From the way I see it, It was a decision made by others who either didn’t know me or knew very little of me. It wasn’t personal, and that’s an important perspective to take on it. Lots of people feel anger when they are made redunandant, but at the end of the day it’s sometimes just about the numbers.

Now my last two redundancies have been made at smaller companies. In each case there were less than ten employees in each company and each time I was made redundant I was more than just annoyed at the news of being let go. I had spent two and five years at each of the respective companies.

With small companies you end up knowing everyone on really good terms, well I do anyway, and you get to know everyone a lot better than you would have at a large company. In this case it can become boiling pot of emotions you feel when you are told by a colleague that you know really well that you are being let go.

In this case you need to handle things a bit differently. Redundancy in a small company is difficult to deal with.In both cases my redundancy came out of nowhere. I had assumed in each case that the company was performing well to that point. Experience has taught me though that in a small company, day to day duties can hide underlying problems the company is having.

In my first redundancy the company was entertaining prospective buyers for a number of months before myself and others were made redundant. It was kept from staff until the announcement that the company was being bought over. the company buy over was announced on the Friday and I was made redundant on the Monday. Pretty fast moving. I completely resented the company owner and the development manager for not at least giving the staff a heads up on the activity of the company. Looking back I wasted a lot of time in a negative place rather than focusing on moving myself onto another position. I did eventually find a new job, but I’ve always thought I was pushed into the job move rather than moving on for better reasons.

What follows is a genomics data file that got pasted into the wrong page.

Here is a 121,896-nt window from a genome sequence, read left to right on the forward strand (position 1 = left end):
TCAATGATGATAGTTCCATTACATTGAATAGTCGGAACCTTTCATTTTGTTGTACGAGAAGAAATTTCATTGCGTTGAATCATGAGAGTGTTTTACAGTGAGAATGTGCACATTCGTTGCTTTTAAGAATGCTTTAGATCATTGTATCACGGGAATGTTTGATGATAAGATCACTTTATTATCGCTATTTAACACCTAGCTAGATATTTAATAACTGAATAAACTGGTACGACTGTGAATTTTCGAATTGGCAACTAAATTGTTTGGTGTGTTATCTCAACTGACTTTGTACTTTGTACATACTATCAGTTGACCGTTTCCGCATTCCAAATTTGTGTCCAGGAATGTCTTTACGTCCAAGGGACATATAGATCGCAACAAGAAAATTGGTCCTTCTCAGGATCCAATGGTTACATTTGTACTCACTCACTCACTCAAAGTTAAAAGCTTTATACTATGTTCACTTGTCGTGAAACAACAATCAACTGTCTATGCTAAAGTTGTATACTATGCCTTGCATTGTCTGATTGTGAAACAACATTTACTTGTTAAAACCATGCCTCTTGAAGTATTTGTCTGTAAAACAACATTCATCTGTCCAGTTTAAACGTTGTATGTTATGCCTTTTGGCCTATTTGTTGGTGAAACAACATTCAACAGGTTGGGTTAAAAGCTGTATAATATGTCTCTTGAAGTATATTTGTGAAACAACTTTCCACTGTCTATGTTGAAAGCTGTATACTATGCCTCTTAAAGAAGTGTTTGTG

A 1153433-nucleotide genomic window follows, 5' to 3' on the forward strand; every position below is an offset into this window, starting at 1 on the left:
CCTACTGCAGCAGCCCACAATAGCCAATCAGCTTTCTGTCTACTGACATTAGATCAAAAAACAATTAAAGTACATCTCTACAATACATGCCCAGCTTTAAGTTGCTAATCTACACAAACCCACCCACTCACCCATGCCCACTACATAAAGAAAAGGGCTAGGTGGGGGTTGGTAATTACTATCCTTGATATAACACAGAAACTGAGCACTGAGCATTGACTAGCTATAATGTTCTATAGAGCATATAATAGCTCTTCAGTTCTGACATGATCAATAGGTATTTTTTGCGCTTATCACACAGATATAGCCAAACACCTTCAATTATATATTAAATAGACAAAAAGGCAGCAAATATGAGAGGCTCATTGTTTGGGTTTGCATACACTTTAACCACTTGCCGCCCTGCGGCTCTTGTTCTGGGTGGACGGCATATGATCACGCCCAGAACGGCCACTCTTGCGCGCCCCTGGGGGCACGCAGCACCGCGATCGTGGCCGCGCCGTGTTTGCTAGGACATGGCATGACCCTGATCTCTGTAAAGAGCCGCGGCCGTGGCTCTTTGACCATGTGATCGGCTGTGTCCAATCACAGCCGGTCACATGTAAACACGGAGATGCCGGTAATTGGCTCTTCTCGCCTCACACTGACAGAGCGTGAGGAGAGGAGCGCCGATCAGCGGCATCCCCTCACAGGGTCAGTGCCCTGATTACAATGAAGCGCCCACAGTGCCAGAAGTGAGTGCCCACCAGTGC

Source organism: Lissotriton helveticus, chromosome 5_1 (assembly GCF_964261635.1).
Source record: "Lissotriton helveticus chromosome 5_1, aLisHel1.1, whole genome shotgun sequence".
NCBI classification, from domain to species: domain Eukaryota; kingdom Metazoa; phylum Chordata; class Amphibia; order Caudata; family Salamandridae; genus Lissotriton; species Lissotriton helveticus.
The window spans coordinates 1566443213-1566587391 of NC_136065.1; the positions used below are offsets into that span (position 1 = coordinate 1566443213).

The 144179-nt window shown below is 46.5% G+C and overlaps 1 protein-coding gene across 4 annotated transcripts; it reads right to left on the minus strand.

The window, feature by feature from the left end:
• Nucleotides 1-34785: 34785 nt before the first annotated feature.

In my second redundancy I found myself in a better frame of mind after hearing the bad news.After being told that the company was going through financial problems and I was being let go, I simply gathered my things, said my goodbyes and left. Stepping out the office I was surprised by the swiftness of it starting as another day in a small company to not having a job. I learned from the past that dwelling on the negative and blaming others wasn’t going to get me anywhere. I simply picked myself up and moved on.

The experience of being made redundant from a small company has taught me to expect bad news at the drop of a hat. Working with a small company with people you know well doesn’t necessarily mean that you will be told of any pending bad news on the horizon. And if there is a bad news for the company then you are probably better off being somewhere else.

Also in a small company, you should accept the redundancy for what it is and move on. Regardless of what you think about the company or it’s remaining staff, it’s not going to have any positive input on your prospects for a new job. Accept the redundancy and move on.

A redundancy from a large company has been easier to manage from my experience. It’s largely a decision based on numbers. You get the bad news and then move on. It’s no-one’s fault.

My last piece of advice is to pay attention to the company you are working for regardless of its size. Watch out for news alerts on the company and pay attention to shifts in company size and locations.